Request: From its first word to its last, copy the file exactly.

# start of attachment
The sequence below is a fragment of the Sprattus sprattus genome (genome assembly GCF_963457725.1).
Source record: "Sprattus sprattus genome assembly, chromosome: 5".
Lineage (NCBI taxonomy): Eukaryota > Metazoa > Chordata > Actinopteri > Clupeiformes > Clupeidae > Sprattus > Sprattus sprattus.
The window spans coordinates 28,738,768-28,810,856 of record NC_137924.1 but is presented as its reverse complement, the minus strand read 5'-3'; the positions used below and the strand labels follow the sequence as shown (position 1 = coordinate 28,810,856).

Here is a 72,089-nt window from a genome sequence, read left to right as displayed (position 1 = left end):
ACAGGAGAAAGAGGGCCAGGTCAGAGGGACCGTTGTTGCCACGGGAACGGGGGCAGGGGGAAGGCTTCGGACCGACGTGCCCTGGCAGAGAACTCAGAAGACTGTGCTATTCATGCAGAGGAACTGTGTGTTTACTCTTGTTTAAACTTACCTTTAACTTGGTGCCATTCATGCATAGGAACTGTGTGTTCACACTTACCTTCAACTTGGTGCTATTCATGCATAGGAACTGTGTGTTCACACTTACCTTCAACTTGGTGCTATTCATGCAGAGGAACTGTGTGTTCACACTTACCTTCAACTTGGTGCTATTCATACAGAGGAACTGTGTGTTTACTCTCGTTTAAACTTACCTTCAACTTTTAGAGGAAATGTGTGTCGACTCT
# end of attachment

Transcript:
The sequence below is a fragment of the Sprattus sprattus genome (genome assembly GCF_963457725.1).
Source record: "Sprattus sprattus genome assembly, chromosome: 5".
Lineage (NCBI taxonomy): Eukaryota > Metazoa > Chordata > Actinopteri > Clupeiformes > Clupeidae > Sprattus > Sprattus sprattus.
The window spans coordinates 28,738,768-28,810,856 of record NC_137924.1 but is presented as its reverse complement, the minus strand read 5'-3'; the positions used below and the strand labels follow the sequence as shown (position 1 = coordinate 28,810,856).

Here is a 72,089-nt window from a genome sequence, read left to right as displayed (position 1 = left end):
ACAGGAGAAAGAGGGCCAGGTCAGAGGGACCGTTGTTGCCACGGGAACGGGGGCAGGGGGAAGGCTTCGGACCGACGTGCCCTGGCAGAGAACTCAGAAGACTGTGCTATTCATGCAGAGGAACTGTGTGTTTACTCTTGTTTAAACTTACCTTTAACTTGGTGCCATTCATGCATAGGAACTGTGTGTTCACACTTACCTTCAACTTGGTGCTATTCATGCATAGGAACTGTGTGTTCACACTTACCTTCAACTTGGTGCTATTCATGCAGAGGAACTGTGTGTTCACACTTACCTTCAACTTGGTGCTATTCATACAGAGGAACTGTGTGTTTACTCTCGTTTAAACTTACCTTCAACTTTTAGAGGAAATGTGTGTCGACTCT